The pleasure in opening boxes to discover unusual sweets or savoury snacks continues to sustain and provide joy.Upon peering inside,I was delighted to find the exquisite looking pootharekulu inside. It was almost as if the universe had heard my sighs and organised a series of happenings so that my desire could be accommodated. 'Pootha' means covering and 'rekulu' means sheet.
These had toasted and chopped cashewnut and jaggery and there was a lovely orangish colour to the filling that could be seen through the translucent rice tissue in which it was encased. The rice tissue paper brings back the feeling of awe that is generated by the delicate sheen of tissue paper in which pieces of jewellery or precious stones are wrapped. Picking up this delicate tissue sweet and holding it between one's fingers and biting into it, is an enchanting experience. Cardamom and ghee flavours can be inhaled and when the cashew and jaggery crumble touches the tongue, the diaphanous rice tissue melts at the same time. A net search allowed me to find out how the pootharekulu was packaged and I also discovered that Almond House has an online facility at which a range of pootharekulu can be ordered by the box. Thanks to Sid the Wanderer, I also got to see for the very first time,through the pictures he provides on his blog how these thin rice sheets are actually made. Thin rice powder batter is rubbed on to the back of an inverted earthen pot, heated over a slow fire. When the rice dries, it peels off into circular sheets which are stacked atop one another and supplied to shops. This is an artisanal sweet and like most of the unusual snacks and savouries grandmothers made once, this too is fast receding. Very few people know about the existence of this sweet and those who how to assemble it from scratch are even less in number, It is in stumbling upon these little nuggets of cultural delight, i.e/ the special foods and sweetmeats that different parts of India continuously reveal that leaves the heart aglow with pride in our amazing food diversity. How little we know about any of it and how easily we succumb to the unthinking banality of accessible over the counter purchases. Perhaps, Pootharekulu needs to be advertised as new age gluten free pastry;in order to be rediscovered?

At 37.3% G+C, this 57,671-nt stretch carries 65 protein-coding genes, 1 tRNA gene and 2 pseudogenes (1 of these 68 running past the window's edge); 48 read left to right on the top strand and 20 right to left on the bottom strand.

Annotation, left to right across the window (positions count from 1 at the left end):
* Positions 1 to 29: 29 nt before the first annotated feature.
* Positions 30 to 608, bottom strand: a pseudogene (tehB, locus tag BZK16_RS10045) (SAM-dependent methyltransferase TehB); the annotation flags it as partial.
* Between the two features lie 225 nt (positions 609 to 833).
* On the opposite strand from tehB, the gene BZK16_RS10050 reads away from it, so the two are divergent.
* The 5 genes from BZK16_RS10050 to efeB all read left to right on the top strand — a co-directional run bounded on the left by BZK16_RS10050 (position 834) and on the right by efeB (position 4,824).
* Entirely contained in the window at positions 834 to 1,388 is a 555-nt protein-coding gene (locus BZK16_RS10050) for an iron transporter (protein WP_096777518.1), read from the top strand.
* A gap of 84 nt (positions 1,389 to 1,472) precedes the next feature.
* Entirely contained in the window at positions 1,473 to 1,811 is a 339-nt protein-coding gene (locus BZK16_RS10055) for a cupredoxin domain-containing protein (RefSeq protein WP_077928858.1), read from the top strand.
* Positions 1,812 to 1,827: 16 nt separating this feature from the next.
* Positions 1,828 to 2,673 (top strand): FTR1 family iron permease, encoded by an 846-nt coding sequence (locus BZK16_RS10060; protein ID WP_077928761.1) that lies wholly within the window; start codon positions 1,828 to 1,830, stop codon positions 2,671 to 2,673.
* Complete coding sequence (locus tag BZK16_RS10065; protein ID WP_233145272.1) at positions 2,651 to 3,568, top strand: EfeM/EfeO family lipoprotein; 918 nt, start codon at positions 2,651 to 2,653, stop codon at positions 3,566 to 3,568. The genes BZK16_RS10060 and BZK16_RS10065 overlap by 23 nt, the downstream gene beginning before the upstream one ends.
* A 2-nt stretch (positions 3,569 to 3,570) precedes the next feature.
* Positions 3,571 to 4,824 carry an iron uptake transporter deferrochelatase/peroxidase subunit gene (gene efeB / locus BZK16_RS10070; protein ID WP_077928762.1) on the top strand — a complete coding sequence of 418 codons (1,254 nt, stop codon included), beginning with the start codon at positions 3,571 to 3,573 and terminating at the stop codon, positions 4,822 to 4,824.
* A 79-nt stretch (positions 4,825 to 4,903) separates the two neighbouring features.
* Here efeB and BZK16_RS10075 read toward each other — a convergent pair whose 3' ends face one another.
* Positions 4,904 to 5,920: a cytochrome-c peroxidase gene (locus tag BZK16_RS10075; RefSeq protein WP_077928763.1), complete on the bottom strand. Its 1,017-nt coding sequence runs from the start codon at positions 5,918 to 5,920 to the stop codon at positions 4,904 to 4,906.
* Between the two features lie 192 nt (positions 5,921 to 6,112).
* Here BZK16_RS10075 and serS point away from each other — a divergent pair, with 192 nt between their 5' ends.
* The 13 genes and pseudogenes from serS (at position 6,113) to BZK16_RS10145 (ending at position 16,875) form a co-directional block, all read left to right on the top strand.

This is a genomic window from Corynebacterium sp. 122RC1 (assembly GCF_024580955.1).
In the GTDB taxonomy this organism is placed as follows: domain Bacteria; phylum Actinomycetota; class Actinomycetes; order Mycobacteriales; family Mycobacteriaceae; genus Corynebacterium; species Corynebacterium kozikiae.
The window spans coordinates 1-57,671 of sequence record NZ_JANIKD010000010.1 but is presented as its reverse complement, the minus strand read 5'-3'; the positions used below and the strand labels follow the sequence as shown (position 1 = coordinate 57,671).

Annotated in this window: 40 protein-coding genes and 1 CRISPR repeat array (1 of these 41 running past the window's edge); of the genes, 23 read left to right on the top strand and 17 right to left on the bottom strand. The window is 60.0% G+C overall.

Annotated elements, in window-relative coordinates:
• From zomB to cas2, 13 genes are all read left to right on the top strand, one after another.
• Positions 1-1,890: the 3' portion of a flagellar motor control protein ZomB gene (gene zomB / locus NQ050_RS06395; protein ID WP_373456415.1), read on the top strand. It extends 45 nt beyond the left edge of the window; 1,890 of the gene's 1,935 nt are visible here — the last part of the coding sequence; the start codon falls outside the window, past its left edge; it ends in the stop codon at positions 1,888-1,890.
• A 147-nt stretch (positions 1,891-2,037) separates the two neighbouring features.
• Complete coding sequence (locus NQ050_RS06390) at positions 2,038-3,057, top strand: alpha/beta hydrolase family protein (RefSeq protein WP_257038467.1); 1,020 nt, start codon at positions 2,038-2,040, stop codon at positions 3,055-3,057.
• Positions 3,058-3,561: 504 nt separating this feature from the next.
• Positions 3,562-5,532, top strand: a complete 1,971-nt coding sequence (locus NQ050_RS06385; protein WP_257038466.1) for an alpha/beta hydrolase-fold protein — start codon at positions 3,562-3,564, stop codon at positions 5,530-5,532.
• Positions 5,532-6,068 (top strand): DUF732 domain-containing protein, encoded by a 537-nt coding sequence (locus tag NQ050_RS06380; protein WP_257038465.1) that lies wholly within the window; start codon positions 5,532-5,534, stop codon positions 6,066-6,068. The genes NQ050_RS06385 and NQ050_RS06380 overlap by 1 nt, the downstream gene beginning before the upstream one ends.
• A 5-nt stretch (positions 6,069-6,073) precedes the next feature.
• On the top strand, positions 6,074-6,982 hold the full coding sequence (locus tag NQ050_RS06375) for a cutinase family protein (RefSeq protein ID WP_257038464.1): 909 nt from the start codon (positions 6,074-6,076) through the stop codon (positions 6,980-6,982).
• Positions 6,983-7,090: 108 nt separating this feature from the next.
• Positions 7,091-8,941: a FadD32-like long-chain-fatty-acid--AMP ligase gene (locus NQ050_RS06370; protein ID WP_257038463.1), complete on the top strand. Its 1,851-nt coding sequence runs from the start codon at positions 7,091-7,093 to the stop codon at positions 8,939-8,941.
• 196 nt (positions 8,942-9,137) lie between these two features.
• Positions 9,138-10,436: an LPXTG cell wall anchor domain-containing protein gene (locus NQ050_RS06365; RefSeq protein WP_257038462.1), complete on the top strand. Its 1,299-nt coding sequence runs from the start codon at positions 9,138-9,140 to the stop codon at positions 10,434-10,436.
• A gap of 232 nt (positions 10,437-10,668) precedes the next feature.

The Pleasure of Pootharekulus

In the Eighties, an uncle sent us a visitor from Hyderabad. This young man was a friend's son and he was looking for a job at New Delhi. He stayed with us for a brief period and his mother packed for his hosts some sheets of what I can only describe as tissue paper like sheets made of rice powder. We did not know how these were made, but if you applied a little warm ghee on the paper and packed it with coarsely powdered cashewnuts and jaggery , it was a mouth melting treat. Anyway, the sheets of rice paper faded away into memory until I went to Guntur last year, saw them at a sweet shop and brought a packet of the ready made sweet back home. The shopkeeper told me the name of the sweet 'Pootharekulu, he called it ;and I carried both the sweet and the name back home. The friend I went with to the sweet shop in Guntur swore entirely by Bengali sweets, was preoccupied with a sick dog, an impending posting for her husband which would take them back to Calcutta, preparations for an oncoming wedding and with ensuring that everything was running on well-oiled castors.So when I came back to Delhi, the rice paper sweet I tried out had a humdrum taste, because this shop had used sugar powder instead of jaggery, which decelerates the excitement of eating pootharekulu altogether.